June 2020

Inside the June Issue



Guidance for Selecting
Fire Retardant Clothing

In search of flame-retardant or flame-resistant clothing?
Maybe you have been asked to wear protective clothing
at your new job. Whatever the case may be, you now
have a reason to be curious and ask—what exactly is
flame-retardant or flame-resistant clothing? There are a
lot of gradations and needs when it comes to protective

Today, various industries like automotive, production,
and manufacturing are giving significant importance for the
use of protective clothing on their job sites. Due to growing
demand from these sectors, various companies are coming
up with novel designs for flame-resistant as well as flame retardant protective wear. Let’s first have a walk through
the basic meanings of flame-retardant and flame-resistant

What is flame-resistant clothing?
This clothing is designed using inherently nonflammable
materials. These materials have a chemical structure that is
naturally resistant to fire. Clothing made out of this material
can catch fire, but they will either self-extinguish or burn
at an extremely slow speed. This means that the fibers and
threads of this material will naturally self-extinguish.

These clothing are developed with an aim to safeguard the person wearing it from injuries that are caused due to flames.
These clothing items do catch fire easily, and even when they
do, they can self-extinguish.

What is flame-retardant clothing?
This type of clothing is designed using flame retardants,
which are chemicals or materials used for smothering fire propagations. These type of clothing are mainly made for stopping or decreasing the speed of spread of fire.

The difference between flame-resistant
and flame-retardant clothing

Flame resistant clothing are developed using materials that
have flame resistance embedded into their chemical structure.
Whereas, flame retardant clothing are chemically treated to selfburn or self-extinguish when exposed to fire. And, while both of these are equally safe to use, the only difference in these protective clothing is the material that is used. Both are designed to self-extinguish and lessen the probability and sternness of injuries. Any of these protective wear can sufficiently defend you from threats and injuries related to fire.

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Higher Risk Jobs Need Extra Protection to Keep Workers Safety

Daily News

NFPA Announces New Board Member and Officers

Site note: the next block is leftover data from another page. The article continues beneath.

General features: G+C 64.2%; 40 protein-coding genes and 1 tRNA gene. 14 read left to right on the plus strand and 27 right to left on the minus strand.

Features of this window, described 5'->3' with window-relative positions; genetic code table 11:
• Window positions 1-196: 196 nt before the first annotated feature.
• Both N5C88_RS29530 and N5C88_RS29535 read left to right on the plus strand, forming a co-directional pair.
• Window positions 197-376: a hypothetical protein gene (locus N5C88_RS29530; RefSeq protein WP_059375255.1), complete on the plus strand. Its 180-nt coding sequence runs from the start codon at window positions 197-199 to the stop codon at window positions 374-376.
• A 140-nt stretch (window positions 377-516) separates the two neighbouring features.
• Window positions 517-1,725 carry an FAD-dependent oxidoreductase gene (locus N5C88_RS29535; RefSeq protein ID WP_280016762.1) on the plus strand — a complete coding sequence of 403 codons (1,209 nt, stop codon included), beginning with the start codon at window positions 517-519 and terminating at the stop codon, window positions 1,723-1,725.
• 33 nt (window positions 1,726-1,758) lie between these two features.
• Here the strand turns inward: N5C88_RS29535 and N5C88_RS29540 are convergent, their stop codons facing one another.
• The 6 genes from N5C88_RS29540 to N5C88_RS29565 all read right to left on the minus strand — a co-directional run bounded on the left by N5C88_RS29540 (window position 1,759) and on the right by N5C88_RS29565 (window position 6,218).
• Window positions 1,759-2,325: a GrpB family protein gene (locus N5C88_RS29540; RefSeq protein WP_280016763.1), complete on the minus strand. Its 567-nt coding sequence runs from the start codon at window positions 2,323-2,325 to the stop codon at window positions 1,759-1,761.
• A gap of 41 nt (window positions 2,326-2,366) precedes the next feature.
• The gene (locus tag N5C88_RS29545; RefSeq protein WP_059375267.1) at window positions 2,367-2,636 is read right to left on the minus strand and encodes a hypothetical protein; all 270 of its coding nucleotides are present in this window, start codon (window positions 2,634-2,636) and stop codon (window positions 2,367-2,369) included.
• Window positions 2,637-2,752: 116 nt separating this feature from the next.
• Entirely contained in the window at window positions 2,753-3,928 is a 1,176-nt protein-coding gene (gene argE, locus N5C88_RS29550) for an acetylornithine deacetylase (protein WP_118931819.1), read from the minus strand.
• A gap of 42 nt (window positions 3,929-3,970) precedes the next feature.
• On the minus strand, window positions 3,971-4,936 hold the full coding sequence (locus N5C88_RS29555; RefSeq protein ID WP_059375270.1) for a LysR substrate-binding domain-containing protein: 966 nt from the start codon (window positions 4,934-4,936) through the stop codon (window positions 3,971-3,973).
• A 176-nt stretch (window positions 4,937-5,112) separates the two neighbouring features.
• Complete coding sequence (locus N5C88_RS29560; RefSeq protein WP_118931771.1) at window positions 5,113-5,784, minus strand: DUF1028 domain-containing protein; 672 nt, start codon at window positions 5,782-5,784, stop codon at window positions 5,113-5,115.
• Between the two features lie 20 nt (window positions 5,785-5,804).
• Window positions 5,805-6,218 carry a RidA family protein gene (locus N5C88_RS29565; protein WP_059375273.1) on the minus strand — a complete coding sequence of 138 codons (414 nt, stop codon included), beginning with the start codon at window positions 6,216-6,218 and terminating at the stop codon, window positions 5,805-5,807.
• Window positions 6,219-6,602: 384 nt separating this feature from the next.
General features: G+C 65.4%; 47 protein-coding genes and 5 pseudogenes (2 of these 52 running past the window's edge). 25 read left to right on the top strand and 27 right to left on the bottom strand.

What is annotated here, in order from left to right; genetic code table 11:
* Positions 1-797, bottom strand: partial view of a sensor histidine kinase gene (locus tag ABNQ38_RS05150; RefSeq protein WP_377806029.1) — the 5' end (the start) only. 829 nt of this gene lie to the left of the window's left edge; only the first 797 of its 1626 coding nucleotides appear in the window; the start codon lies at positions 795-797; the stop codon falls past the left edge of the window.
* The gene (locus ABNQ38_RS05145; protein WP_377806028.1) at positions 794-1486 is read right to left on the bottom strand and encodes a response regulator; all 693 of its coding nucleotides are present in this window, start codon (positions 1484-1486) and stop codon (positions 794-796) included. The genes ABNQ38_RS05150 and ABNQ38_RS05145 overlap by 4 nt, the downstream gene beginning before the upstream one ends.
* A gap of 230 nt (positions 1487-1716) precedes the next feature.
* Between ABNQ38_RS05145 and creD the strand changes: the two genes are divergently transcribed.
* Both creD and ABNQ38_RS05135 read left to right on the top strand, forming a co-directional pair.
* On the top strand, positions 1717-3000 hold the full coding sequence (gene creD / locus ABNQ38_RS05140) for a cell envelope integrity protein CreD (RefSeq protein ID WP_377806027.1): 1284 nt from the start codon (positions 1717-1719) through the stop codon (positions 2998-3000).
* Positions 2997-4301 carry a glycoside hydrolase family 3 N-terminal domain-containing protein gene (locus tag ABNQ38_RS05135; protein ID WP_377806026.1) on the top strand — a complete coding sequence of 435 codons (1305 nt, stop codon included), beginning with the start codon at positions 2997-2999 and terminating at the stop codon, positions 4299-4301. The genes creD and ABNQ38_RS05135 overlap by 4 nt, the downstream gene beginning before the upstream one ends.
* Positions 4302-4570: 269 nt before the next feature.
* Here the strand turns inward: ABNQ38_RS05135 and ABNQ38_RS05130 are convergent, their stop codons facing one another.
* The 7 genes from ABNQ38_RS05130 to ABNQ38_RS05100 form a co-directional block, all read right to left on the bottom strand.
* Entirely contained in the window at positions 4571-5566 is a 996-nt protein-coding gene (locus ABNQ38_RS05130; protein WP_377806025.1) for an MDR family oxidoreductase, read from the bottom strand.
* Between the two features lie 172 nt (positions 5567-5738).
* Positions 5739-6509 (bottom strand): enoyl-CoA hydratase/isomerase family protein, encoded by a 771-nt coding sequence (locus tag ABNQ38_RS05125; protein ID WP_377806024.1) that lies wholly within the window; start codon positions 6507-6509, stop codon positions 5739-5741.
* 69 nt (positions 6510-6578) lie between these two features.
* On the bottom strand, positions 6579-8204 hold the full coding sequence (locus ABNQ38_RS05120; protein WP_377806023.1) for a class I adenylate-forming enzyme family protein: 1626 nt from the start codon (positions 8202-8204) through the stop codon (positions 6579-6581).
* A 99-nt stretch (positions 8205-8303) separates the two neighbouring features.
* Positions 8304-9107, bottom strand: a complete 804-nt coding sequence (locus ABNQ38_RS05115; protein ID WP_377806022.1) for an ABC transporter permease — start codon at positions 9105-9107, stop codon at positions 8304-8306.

FSM Staff | 06.25.20

QUINCY, MA -- The National Fire Protection Association (NFPA) announced its new Officers and the election of Dr. Denis Onieal to its Board of Directors, effective June 17, 2020.

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NIOSH Presents the 2020 Science and Service Awards

FSM Staff | 06.25.20

WASHINGTON, DC -- The National Institute for Occupational Safety and Health (NIOSH) has awarded several NIOSH researchers and partners for their significant contributions to the field of occupational safety and health.

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CSB Issues New Video Safety Message and Safety Alert

FSM Staff | 06.24.20

WASHINGTON, DC -- The U.S. Chemical Safety and Hazard Investigation Board (CSB) issued a video safety message and a safety alert entitled “2020 Hurricane Season: Guidance for Chemical Plants During Extreme Weather Events.”

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NSC Says Motor Vehicle Fatality Rates Jump in April Despite Quarantines

FSM Staff | 06.24.20

ITASCA, IL -- Preliminary estimates based on April data from all 50 states indicate that for the second straight month, Americans did not reap any safety benefit from having less roadway traffic.

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The NFPA Awards James M. Shannon Advocacy Medal to Paul D. Martin

FSM Staff | 06.23.20

QUINCY, MA -- The National Fire Protection Association (NFPA) announced Paul D. Martin, retired Deputy State Fire Administrator with the New York State Division of Homeland Security and Emergency Service’s Office of Fire Prevention and Control, as the winner of the 2019 James M. Shannon Advocacy Medal.

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